in Southern and Northern California and Arizona.

The California Condor Recovery Program is managed by the U.S. Fish and Wildlife Service with the Zoological Society of San Diego, the Los Angeles Zoo, Peregrine Fund, California Fish & Game, Arizona Game and Fish and the Bureau of Land

Thick-Billed Parrot

Thick-billed parrots have green bodies and red patches on their forehead and wings. They are the only parrots native to the United States.

They used to flock in groups of seven to 1,000 birds. They lay one to four eggs that reach maturity in seven months.

Researchers aren't exactly sure why the thick-billed parrots disappeared from the United States but suspect logging and hunting by settlers.

In 1965, the San Digo Zoo established a parrot breeding program. The Sacramento, Phoenix, Cleveland Metroparks and Reid Park zoos are now also involved.

The reintroduction program has relied on smuggled birds confiscated by the U.S. Fish and Wildlife Service. These birds are released in the Chiricahua Mountains, mostly within the Coronado National Forest in Arizona. The birds are trained for their release and learn to eat pine seeds.

Extensive rehabilitation of the wings and repair or replacement of the feathers is sometimes necessary because of damage by smugglers.

Once the birds are released into their natural habitat, some fall prey to hawks or other predators but most have survived. Now there are 5,000 to 10,000 of them in the wild.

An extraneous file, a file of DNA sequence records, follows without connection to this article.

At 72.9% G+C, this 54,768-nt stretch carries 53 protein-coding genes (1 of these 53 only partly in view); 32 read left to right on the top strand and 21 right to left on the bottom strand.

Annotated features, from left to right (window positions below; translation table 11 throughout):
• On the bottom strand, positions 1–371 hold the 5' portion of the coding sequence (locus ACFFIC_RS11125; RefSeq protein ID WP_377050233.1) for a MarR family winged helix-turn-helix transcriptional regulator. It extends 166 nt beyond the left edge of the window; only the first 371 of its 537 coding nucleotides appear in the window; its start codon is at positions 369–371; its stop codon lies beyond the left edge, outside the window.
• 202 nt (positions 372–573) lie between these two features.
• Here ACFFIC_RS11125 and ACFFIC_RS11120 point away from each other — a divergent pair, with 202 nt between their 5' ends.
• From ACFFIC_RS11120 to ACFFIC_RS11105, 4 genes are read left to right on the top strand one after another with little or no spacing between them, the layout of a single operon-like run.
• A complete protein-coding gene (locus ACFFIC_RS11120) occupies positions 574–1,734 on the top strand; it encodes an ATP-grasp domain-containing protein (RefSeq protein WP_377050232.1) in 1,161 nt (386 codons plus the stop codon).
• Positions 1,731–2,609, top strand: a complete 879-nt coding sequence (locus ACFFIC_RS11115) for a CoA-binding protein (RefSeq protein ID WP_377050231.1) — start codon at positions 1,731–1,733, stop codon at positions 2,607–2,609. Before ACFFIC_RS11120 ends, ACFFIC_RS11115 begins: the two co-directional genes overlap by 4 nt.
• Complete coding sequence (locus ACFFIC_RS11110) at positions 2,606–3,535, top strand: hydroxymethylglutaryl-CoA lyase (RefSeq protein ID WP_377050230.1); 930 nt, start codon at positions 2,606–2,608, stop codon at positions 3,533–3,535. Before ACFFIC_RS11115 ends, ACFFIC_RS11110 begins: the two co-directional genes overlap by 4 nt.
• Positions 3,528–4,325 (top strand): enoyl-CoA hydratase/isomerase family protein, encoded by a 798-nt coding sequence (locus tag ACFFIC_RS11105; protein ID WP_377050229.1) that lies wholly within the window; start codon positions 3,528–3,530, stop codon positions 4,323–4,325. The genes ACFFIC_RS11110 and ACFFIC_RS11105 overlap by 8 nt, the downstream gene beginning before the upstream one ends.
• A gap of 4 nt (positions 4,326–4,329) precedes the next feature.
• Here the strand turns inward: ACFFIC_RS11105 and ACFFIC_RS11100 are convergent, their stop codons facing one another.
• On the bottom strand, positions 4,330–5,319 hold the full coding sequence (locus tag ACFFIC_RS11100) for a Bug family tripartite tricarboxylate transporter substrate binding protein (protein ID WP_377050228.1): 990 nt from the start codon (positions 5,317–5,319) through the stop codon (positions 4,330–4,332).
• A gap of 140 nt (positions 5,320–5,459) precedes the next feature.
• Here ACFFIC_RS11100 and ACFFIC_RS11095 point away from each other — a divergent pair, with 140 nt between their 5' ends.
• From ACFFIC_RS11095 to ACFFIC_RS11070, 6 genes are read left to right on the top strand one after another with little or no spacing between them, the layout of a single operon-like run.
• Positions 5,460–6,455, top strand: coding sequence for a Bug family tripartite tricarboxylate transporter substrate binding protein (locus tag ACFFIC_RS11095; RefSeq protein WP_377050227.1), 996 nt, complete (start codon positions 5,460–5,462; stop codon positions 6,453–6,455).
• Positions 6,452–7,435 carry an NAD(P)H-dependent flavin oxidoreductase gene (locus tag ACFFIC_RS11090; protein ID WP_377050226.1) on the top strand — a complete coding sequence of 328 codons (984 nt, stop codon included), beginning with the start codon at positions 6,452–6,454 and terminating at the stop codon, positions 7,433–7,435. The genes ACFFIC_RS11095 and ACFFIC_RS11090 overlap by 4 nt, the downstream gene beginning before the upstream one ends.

Much of the thick-bill's habitat in the United States is now protected as national forest; hunting the parrots for food is no longer practiced. (In nearby Mexico, they are still hunted, however.)

Black-Footed Ferret

A member of the weasel family, the small carnivore eats prairie dogs.

The loss of habitat and poisoning of prairie dogs caused the black-footed ferret to become one of the most endangered mammals in North America.

Listed as an endangered species in 1967, by the mid-1970s, they were thought to be extinct in the wild.

But in 1981, there was a discovery of a small, but thriving population. Finding that group of ferrets offered hope that the masked prowlers might again live on the prairie grasslands of North America.

Reintroduced populations now live in Wyoming, Montana, South Dakota, Arizona, Colorado and Utah.

American Alligator

These are the largest reptiles in North America and are distinguished from crocodiles by their broad, rounded snout. They hibernate in dens in the winter and eat fish, small mammals, birds and turtles. The cold-blooded species basks in the sun on shore.

Found in wetland habitats in the southeastern United States, these predators can live 30 or more years. Older males can reach up to 14 feet in length and can weigh 1,000 pounds.

The animals mate from April to May after emerging from hibernation. In June the females build mound-shaped nests about 5 feet to 7 feet in diameter and deposit the hard-shelled eggs in the nest, which they covers and guard until hatched.

The calling of hatchlings prompts the females to uncover the nests to free their young. Once hatched, the young arabout 9 inches long.

At one time alligators were listed as endangered; hunters were killing them so that purses, boots and shoes could be made from their skin. Although conservation measures have resulted in the recovery of this alligator species, the U.S. Fish and Wildlife Service still regulates trade in alligator skins and products.